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The Cologne Laboratory for Economic Research is concerned with the empirically based further development of economic theories and the applied analysis of economic and social institutions. The goal of experimental economic research with the help of interactive, economic decision-making experiments is to better understand human decision-making behaviour. Often, the predictions of economic theories are tested and further developed in experiments. Other experiments test real or envisaged institutions in the "wind tunnel", so to speak. Laboratory experiments are also used to train students and practitioners.

At the Cologne Laboratory for Economic Research, a wide range of economic research questions are dealt with. A network consisting of 68 computers is available for this purpose. This makes our laboratory one of the most modern and largest of its kind in Germany. In addition, our laboratory offers the possibility of carrying out experiments completely digitally using world-leading software. This allows precisely controlled situations to be simulated and observed. In this way, important conclusions can be drawn about the nature of economic behaviour as well as about the performance of markets and other institutions. Ultimately, the research goal is to develop modern, practical algorithms for new and improved marketplaces and other economic and social institutions.

In the Cologne laboratory, fundamental postulates of economic behavioural theory are challenged and further developed through the collection of empirical data. What motives influence economic behaviour? In what way does the rationality of the real decision-maker differ from that of the homo economicus who populates the economic model worlds?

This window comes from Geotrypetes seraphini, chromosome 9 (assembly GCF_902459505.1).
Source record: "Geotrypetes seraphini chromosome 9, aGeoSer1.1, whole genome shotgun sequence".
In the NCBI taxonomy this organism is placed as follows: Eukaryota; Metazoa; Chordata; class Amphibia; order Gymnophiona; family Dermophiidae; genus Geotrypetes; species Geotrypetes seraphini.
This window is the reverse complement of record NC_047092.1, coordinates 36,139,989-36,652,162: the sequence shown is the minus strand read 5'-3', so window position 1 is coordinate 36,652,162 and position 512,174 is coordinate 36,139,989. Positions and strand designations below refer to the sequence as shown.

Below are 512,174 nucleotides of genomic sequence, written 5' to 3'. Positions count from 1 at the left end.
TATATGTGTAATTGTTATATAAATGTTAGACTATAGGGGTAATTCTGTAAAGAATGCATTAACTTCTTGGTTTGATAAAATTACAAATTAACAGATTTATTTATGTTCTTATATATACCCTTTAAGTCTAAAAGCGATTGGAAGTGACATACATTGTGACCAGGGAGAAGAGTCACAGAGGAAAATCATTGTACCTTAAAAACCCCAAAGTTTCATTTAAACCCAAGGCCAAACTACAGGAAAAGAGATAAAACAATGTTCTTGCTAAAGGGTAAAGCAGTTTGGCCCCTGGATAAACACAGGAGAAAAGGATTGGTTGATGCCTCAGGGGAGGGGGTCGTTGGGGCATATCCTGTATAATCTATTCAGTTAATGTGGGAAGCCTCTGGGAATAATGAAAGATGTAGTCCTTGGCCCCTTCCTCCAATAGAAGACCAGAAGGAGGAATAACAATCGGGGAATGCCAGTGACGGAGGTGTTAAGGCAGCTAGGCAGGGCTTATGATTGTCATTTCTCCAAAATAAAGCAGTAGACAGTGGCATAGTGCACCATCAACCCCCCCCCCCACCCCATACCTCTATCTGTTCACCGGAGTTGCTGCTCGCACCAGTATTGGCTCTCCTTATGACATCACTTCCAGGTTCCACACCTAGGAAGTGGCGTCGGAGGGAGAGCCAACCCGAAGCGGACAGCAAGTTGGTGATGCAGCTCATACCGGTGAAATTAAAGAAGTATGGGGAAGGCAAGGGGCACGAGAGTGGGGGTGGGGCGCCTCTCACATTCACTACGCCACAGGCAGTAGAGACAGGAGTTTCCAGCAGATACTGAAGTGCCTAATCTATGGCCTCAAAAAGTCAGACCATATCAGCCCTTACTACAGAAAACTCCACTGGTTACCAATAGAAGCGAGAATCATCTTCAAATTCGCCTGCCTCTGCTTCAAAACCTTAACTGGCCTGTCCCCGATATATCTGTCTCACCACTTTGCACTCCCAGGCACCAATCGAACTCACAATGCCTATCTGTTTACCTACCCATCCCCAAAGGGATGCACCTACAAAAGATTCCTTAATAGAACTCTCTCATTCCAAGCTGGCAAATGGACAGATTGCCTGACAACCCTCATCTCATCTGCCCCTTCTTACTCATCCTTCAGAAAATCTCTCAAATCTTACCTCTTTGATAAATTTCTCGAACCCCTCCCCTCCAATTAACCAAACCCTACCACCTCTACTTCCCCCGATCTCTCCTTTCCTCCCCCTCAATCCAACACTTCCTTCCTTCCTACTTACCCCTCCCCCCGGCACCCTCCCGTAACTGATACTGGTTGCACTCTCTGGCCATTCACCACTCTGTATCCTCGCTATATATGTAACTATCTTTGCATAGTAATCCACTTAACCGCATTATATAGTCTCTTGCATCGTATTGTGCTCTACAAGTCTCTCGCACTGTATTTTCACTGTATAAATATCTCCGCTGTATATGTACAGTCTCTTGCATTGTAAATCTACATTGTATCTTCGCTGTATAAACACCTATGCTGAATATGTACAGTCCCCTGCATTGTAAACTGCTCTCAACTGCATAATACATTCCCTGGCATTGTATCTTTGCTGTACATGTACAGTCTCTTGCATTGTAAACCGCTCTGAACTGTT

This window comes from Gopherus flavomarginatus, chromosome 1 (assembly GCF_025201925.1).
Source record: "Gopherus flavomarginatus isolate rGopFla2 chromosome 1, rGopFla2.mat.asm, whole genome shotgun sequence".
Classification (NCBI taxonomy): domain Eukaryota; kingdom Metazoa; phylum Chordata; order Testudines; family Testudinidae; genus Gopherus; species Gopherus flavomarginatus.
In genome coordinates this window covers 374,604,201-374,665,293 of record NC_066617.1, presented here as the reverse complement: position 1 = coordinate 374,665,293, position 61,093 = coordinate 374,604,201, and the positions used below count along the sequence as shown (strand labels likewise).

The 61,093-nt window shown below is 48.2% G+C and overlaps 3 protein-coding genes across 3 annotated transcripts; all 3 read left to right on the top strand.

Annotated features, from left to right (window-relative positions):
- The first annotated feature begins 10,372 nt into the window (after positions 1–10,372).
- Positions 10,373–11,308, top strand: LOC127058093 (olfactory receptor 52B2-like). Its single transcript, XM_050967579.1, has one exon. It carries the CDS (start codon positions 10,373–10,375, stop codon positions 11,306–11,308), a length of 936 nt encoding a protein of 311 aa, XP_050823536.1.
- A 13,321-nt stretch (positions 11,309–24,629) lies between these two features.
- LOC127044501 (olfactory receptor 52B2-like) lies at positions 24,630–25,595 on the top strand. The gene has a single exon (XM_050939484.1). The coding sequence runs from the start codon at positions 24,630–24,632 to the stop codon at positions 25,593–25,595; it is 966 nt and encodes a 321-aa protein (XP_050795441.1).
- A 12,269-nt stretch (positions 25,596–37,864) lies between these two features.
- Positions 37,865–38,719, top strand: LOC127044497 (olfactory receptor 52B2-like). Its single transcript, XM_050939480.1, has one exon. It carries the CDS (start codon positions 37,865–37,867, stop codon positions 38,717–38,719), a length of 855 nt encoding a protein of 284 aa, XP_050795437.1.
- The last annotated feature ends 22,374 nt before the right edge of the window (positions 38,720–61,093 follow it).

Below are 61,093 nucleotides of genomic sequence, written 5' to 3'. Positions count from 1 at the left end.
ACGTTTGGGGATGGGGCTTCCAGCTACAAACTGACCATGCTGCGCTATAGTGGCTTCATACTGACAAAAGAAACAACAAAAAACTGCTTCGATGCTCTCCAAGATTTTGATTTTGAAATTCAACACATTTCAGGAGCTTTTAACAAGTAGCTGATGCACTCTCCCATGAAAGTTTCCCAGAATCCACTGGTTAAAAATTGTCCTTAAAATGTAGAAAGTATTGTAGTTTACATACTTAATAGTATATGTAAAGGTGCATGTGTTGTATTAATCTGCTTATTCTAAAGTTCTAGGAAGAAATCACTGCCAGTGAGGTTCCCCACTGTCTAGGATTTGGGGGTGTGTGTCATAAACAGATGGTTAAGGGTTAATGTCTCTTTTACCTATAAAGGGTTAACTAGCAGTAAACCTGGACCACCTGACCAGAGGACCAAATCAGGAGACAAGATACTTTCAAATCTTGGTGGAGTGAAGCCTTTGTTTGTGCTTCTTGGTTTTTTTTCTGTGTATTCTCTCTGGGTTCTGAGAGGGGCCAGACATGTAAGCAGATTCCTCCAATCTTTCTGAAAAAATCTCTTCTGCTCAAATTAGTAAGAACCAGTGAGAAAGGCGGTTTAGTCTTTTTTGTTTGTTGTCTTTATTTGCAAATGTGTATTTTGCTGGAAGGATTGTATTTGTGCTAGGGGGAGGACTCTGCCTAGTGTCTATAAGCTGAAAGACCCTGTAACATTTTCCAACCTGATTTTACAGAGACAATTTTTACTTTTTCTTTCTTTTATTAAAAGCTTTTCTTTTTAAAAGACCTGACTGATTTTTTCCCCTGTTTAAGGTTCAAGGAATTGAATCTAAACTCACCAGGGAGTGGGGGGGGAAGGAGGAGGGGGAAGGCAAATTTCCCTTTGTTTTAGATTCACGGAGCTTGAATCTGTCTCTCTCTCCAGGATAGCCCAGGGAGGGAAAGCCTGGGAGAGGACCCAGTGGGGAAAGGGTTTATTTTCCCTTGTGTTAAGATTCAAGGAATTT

In a complementary research focus, the extent to which the limits of cognitive abilities and egoistic motivations are decisive for understanding real economic behaviour is investigated. The aim is to better understand and model the reciprocal effects of social preferences and bounded rationality on the one hand and the architecture of economic rules and regulations on the other.

In the "design" of the experiment, the underlying "game", its parameters and the monetary incentives are specified. Preferences, technologies and other economically relevant parameters can be perfectly induced and controlled. Often, only one parameter is changed between two arrangements to be compared. As a result, changes in the behaviour of the test subjects can be traced back to precisely this one parameter.

The data generated in the experiment are evaluated using economic theory, statistical and econometric methods. Unexpected results are often checked in further set-ups. The results and conclusions are typically published in research papers.